Years ago I attended a rally where evangelist Luis Palau, the Billy Graham of our time, was speaking. When it came time for the offering, he asked everyone to stand, reach forward, take the wallet from the back pocket of the person in front of them, “and give like you have always dreamed of giving!” I loved it!
And isn’t that something we long for? To be able to worship God with our giving without distraction? Without worry? To be generous with what He has given us for His Kingdom? God calls us to give, not because of church heating bills or curriculum needs, but as a way of demonstrating love to Him. When we sacrifice, it reflects a heart of worship. Our joy in giving is seen through a church that is able to meet the needs of our region, to live out the calling God has given each of us as a body both locally and globally.
Lord, we pray for the finances of our church. We ask that You would continue to provide the resources needed to fund the ministries to which You have called us. Help us to honor our commitments, continue to grow in our impact, and most importantly, give glory to You with cheerful hearts as we give. Amen.
In preparation for Easter, my church is doing a 31 days of prayer challenge. The other pastors, myself, and some of the key leadership all contributed short devotionals to form a booklet we’ve been giving to our congregation and emailing daily devotionals from. This is one I wrote for this past Monday on financial guidance:
Financial Guidance for Those Out of Work or Laid Off
Matthew 6:25-27, 31-33 (NLT)
“That is why I tell you not to worry about everyday life—whether you have enough food and drink, or enough clothes to wear. Isn’t life more than food, and your body more than clothing? Look at the birds. They don’t plant or harvest or store food in barns, for your heavenly Father feeds them. And aren’t you far more valuable to him than they are? Can all your worries add a single moment to your life?
“So don’t worry about these things, saying, ‘What will we eat? What will we drink? What will we wear?’ These things dominate the thoughts of unbelievers, but your heavenly Father already knows all your needs. Seek the Kingdom of God above all else, and live righteously, and he will give you everything you need.
Some passages are harder to live out than others. It is easy to say not to worry when surrounded by security, but seasons of difficulty can test the limits of our faith and our patience. The stress from uncertain financial and career status can spill over into family life, relationships with friends, even our health. Often times we like to refer to Job, a righteous man according to God. We hold him up as a silent example of long-suffering; but when we actually read through his prayers to God, it’s shocking how blunt, how real, how deep his hurt and anger were – and yet he was a righteous man! Somehow he was able to be incredibly honest about his suffering without sinning.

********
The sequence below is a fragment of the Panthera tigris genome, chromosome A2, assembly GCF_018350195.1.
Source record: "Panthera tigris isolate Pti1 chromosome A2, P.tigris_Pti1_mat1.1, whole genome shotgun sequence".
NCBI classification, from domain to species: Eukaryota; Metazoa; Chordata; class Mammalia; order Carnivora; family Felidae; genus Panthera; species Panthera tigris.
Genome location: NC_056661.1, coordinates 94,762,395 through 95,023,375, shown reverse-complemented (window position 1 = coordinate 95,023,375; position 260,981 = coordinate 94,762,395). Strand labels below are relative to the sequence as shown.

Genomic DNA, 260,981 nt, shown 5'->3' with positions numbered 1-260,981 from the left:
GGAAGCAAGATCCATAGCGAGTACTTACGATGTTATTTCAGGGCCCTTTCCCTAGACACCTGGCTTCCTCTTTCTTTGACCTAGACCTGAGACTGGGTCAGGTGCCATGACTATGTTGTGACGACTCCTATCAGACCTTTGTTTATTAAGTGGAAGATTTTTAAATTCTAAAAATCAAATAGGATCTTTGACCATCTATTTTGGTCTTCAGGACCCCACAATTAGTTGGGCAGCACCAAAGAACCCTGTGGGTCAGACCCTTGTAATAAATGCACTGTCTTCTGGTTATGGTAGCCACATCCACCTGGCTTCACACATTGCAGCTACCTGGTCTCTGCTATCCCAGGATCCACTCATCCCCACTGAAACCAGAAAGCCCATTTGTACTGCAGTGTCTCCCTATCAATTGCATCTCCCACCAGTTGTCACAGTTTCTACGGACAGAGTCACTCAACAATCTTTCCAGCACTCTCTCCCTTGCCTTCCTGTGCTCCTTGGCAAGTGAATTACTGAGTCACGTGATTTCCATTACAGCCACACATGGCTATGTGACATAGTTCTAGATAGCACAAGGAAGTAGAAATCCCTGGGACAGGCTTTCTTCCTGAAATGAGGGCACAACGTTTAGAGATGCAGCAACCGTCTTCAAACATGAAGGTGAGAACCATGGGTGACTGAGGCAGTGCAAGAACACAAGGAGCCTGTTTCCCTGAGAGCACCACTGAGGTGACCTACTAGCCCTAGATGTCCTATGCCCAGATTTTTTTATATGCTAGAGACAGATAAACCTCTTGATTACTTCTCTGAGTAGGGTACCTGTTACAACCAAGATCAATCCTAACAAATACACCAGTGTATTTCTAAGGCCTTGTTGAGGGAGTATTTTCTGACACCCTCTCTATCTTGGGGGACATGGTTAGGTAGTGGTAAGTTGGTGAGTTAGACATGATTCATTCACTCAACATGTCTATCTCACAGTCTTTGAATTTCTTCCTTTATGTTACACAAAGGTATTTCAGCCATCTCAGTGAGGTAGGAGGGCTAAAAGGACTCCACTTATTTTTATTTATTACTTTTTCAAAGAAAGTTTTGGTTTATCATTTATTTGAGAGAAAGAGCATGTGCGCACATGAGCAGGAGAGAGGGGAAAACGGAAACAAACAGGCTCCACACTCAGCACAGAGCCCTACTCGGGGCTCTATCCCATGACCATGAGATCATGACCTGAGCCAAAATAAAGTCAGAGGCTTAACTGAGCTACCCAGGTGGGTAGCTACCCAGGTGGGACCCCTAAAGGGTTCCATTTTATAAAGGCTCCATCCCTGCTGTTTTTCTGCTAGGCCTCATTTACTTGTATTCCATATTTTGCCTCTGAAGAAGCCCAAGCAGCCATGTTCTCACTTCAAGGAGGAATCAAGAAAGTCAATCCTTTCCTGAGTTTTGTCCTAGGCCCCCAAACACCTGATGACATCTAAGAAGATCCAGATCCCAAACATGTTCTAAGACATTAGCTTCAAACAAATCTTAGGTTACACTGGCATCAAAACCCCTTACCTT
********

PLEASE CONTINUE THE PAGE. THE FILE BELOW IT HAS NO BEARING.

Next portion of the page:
This passage in the Gospel of Matthew records the words of Jesus as an encouragement to us. Our big picture can be different from God’s big picture, and Jesus gently reminds us that as much as we may worry or fear, God will take care of our needs. The challenge is in how we navigate those times of uncertainty.
Lord, we ask for patience, endurance and peace for those impacted by layoffs and financial struggles. We pray for our church, that we will be an encouragement, blessing, and resource to those in need in our region. We ask that You would use us for Your glory. Amen.
In preparation for Easter, my church is doing a 31 days of prayer challenge. The other pastors, myself, and some of the key leadership all contributed short devotionals to form a booklet we’ve been giving to our congregation and emailing daily devotionals from. This is one I wrote for last Saturday, the 19th:
Hurting Marriages and Families
Hebrews 10:23-25 (NLT)
Let us hold tightly without wavering to the hope we affirm, for God can be trusted to keep his promise. Let us think of ways to motivate one another to acts of love and good works. And let us not neglect our meeting together, as some people do, but encourage one another, especially now that the day of his return is drawing near.
Author and speaker Stephen Covey once said, “I am convinced that if we as a society work diligently in every other area of life and neglect the family, it would be analogous to straightening deck chairs on the Titanic.”
If we as a church work diligently in so many areas of faith, but ignore the realities of living in a broken and fallen world, and the stresses which that puts on marriages and families, we would be missing the heart of God’s vision for the church. We are one body, united together; when one suffers, we should all feel that pain. I love the challenge by the author of Hebrews to motivate one another to acts of love and good works, to encourage one another!
We need to be the type of church that is honest with one another, speaking to the challenges we have each had, so that those presently suffering feel safe in reaching out for help instead of pressure to hide and project an illusion of harmony. As brothers and sisters in Christ, we cannot turn a blind eye, but need to reach out in loving concern when God shows us cracks in each other’s facades.
Lord, we lift up the marriages in our church, that these couples would grow in strength and love. We pray for those who are struggling that they would have the courage to reach out for help. God, help us be the type of church body that cultivates an environment that fosters honesty and being real. Amen.
In preparation for Easter, my church is doing a 31 days of prayer challenge. The other pastors, myself, and some of the key leadership all contributed short devotionals to form a booklet we’ve been giving to our congregation and emailing daily devotionals from. This is one I wrote for the first week on praying for Deacons:
1 Peter 4:8-11 (NLT)